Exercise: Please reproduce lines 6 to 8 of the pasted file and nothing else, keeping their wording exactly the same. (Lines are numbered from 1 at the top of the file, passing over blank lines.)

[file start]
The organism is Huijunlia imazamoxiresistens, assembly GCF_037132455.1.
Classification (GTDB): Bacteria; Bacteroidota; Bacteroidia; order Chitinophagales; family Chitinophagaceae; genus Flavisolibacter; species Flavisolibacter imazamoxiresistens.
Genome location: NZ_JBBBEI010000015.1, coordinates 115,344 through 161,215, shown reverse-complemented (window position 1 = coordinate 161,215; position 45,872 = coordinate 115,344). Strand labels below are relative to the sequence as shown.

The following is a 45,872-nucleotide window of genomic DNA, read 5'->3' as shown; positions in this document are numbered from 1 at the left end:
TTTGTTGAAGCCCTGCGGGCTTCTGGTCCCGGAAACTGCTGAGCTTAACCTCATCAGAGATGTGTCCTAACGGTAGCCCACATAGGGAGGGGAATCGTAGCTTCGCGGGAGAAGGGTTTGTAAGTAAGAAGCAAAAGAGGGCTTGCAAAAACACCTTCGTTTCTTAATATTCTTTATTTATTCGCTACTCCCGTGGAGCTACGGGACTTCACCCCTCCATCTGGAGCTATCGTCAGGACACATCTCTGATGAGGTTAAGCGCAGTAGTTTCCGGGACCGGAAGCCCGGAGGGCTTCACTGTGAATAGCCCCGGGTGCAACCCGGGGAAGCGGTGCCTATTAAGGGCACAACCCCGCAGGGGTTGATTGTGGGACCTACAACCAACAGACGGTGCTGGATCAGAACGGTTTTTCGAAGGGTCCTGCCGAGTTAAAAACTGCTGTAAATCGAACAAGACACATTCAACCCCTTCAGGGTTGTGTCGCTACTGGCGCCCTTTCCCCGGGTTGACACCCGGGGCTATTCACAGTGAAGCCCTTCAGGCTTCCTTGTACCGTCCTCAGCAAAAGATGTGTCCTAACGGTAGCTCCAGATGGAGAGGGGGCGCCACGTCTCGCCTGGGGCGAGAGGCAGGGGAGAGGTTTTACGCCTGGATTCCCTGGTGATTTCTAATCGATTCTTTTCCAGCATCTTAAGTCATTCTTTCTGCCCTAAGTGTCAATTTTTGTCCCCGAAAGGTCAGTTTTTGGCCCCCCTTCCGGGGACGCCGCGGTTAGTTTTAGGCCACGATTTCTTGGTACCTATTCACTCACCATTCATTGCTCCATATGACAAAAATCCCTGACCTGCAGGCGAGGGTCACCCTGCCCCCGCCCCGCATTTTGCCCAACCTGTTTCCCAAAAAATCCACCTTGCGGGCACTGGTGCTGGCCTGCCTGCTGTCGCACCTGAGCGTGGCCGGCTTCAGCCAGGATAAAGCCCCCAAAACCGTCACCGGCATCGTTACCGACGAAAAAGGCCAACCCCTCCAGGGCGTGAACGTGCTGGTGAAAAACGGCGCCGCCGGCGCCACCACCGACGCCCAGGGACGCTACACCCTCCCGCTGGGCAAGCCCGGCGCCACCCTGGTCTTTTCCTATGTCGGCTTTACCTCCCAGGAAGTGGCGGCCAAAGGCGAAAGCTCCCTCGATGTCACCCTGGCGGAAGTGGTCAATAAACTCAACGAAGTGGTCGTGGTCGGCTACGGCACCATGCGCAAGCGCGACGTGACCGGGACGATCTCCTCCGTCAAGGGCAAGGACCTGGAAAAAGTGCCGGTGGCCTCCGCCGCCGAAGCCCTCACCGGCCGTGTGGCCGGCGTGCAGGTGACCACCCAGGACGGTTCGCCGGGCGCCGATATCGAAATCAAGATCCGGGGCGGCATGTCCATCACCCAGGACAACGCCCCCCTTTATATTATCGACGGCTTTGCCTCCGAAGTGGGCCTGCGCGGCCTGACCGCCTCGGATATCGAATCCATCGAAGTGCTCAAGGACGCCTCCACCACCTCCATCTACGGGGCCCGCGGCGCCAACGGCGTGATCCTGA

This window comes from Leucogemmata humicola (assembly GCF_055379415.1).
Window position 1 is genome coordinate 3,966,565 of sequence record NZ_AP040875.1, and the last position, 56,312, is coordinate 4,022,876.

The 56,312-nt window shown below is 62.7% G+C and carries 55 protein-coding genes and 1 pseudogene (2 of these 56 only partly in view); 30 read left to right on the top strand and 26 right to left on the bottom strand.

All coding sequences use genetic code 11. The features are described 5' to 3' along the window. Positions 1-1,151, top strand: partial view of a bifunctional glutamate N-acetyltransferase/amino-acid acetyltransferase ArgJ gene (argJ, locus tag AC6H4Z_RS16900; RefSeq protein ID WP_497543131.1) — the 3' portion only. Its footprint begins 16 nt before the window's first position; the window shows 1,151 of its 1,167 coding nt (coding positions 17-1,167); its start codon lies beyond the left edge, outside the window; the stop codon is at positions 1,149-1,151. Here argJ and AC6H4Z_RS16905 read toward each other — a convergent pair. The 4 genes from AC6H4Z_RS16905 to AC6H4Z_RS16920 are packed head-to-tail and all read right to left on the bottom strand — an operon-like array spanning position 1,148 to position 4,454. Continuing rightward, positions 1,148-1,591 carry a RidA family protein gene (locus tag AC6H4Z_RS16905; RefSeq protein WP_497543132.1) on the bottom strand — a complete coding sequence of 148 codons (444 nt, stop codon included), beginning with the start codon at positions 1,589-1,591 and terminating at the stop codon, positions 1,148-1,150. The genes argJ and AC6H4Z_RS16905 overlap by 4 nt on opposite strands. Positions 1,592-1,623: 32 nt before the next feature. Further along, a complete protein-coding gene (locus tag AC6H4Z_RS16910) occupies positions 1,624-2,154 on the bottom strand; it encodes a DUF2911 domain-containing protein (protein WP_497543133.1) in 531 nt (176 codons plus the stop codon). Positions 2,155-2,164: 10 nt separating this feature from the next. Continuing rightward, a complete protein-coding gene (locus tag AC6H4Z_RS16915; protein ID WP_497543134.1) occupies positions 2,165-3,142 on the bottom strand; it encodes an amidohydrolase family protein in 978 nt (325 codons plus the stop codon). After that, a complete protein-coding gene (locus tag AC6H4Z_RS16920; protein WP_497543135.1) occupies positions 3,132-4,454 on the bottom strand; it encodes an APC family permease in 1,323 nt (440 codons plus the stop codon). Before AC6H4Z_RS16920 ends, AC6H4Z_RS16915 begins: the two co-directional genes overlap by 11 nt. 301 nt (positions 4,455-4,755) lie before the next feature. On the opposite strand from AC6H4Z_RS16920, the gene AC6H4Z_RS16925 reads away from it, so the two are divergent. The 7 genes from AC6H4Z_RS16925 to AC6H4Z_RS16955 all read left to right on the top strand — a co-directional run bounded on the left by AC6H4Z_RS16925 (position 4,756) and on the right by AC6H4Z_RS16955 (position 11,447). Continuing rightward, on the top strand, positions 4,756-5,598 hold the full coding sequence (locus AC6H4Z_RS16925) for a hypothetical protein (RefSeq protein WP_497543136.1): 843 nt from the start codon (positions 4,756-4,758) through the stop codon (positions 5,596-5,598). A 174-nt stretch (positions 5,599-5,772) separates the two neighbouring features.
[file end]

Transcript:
This window comes from Leucogemmata humicola (assembly GCF_055379415.1).
Window position 1 is genome coordinate 3,966,565 of sequence record NZ_AP040875.1, and the last position, 56,312, is coordinate 4,022,876.

The 56,312-nt window shown below is 62.7% G+C and carries 55 protein-coding genes and 1 pseudogene (2 of these 56 only partly in view); 30 read left to right on the top strand and 26 right to left on the bottom strand.